More than 25 child welfare ombudsman programs exist in the United States today. These ombudsman programs oversee child welfare agencies to ensure responsive, effective delivery of care and to monitor improvements in deficient areas. "Ombudswork," as it is sometimes called in the child welfare system, includes educating the public about various child welfare activities and the rights and needs of children.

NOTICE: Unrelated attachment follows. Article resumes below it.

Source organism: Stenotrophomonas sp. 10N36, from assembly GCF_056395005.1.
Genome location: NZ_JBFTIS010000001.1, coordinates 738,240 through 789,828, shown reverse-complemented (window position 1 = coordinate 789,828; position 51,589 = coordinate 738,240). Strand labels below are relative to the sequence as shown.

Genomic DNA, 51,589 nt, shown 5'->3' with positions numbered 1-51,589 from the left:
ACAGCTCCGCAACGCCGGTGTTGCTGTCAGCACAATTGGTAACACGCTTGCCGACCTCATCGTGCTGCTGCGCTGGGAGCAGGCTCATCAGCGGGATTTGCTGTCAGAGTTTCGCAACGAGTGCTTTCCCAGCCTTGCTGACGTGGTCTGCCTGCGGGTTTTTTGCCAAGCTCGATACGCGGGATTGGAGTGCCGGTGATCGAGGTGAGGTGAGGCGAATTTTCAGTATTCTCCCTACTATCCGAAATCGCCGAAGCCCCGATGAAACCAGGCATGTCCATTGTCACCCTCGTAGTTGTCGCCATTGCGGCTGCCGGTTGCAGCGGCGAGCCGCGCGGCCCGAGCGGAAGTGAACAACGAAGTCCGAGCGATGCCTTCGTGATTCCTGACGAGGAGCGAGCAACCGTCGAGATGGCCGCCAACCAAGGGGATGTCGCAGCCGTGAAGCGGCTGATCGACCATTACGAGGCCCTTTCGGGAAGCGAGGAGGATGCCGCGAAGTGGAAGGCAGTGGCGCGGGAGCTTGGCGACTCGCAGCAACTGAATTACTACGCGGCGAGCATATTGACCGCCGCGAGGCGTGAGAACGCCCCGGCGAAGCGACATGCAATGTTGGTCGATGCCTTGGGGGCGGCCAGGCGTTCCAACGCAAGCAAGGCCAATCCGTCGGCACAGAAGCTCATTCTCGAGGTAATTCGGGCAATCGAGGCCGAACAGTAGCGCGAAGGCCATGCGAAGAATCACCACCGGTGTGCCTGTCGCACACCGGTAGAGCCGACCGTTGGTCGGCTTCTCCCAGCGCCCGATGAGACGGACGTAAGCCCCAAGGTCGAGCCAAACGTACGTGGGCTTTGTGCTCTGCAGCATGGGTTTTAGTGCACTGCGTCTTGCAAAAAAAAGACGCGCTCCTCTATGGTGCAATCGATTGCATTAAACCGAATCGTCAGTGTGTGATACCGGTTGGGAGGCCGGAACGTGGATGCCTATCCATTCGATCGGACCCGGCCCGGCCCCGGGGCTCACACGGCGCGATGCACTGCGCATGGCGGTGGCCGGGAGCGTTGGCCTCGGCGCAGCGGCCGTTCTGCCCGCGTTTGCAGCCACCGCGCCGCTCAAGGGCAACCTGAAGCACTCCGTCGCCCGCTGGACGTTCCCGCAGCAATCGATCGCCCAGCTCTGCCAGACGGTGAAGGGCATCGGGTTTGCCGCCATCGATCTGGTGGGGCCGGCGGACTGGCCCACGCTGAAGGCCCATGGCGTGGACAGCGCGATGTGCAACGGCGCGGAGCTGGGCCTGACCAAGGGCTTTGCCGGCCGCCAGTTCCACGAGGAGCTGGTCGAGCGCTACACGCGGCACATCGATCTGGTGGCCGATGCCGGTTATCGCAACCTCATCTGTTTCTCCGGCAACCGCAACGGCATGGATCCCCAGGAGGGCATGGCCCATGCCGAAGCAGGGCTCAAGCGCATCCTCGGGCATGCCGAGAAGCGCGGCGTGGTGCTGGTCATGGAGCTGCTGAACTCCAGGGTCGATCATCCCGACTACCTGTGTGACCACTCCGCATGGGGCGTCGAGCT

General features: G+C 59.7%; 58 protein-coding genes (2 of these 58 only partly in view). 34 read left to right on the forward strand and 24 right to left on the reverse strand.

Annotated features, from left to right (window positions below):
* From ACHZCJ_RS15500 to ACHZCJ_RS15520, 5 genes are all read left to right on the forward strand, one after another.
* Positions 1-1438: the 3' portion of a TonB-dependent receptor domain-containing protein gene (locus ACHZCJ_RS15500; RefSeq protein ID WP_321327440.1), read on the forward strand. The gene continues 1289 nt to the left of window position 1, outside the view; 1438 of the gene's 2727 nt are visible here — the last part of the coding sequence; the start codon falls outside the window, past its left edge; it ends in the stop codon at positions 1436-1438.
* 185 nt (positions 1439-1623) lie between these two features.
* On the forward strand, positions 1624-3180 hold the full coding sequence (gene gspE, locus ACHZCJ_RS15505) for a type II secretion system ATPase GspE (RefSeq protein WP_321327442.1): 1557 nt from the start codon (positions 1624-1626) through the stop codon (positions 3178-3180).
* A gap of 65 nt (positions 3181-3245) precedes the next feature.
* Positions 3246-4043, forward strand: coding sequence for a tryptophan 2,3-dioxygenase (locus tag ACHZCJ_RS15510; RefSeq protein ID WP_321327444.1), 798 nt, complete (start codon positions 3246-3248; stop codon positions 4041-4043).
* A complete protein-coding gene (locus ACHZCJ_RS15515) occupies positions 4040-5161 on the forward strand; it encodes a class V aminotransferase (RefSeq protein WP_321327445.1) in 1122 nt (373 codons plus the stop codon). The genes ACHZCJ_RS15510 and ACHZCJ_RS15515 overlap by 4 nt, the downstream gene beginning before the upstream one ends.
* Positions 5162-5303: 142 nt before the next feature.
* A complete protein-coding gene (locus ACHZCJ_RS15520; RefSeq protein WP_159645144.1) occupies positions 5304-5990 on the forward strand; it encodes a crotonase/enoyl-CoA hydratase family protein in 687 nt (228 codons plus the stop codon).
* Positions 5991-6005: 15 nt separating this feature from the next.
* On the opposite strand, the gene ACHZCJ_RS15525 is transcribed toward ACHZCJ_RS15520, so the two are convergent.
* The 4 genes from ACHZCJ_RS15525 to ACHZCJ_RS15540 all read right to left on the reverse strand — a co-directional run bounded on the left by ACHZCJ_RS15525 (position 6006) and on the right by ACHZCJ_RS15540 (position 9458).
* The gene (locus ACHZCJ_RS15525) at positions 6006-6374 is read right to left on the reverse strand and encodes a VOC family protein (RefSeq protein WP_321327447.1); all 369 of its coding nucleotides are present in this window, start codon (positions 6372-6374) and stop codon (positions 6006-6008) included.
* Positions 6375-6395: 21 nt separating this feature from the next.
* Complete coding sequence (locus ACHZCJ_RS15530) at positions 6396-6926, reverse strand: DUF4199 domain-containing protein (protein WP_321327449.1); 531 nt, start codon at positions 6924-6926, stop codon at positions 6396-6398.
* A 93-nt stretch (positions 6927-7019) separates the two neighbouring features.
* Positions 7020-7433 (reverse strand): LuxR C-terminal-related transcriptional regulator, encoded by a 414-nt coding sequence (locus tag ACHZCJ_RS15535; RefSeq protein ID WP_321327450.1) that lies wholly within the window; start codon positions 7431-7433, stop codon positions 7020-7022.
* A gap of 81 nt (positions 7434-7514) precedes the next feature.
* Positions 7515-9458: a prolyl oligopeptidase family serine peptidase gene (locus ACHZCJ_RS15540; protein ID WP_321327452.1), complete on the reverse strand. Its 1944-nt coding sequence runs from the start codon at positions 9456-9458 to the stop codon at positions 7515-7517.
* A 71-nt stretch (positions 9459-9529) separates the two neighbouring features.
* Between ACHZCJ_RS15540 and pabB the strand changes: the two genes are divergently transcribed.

As described above, these programs have been enacted either through the legislative process, executive order, or judicial decree. Despite the pros and cons that exist for each method of enactment, most programs report that they have had a tremendously positive impact on the way services are provided to youth in State care. The Office of the Child Advocate (OCA) in Rhode Island, for example, is an independent State agency and one of the few ombudsman programs that has the authority to oversee child welfare and juvenile justice out-of-home placements.35 The Rhode Island statute has been interpreted to mean that OCA has the power to do whatever is necessary to protect the rights of children. The office was originally established in 1980 to oversee the care of children who became involved with the State's Department of Children, Youth, and Families (DCYF). Because of unmet needs in securing quality care for all youth in Rhode Island, the powers and work of the office expanded.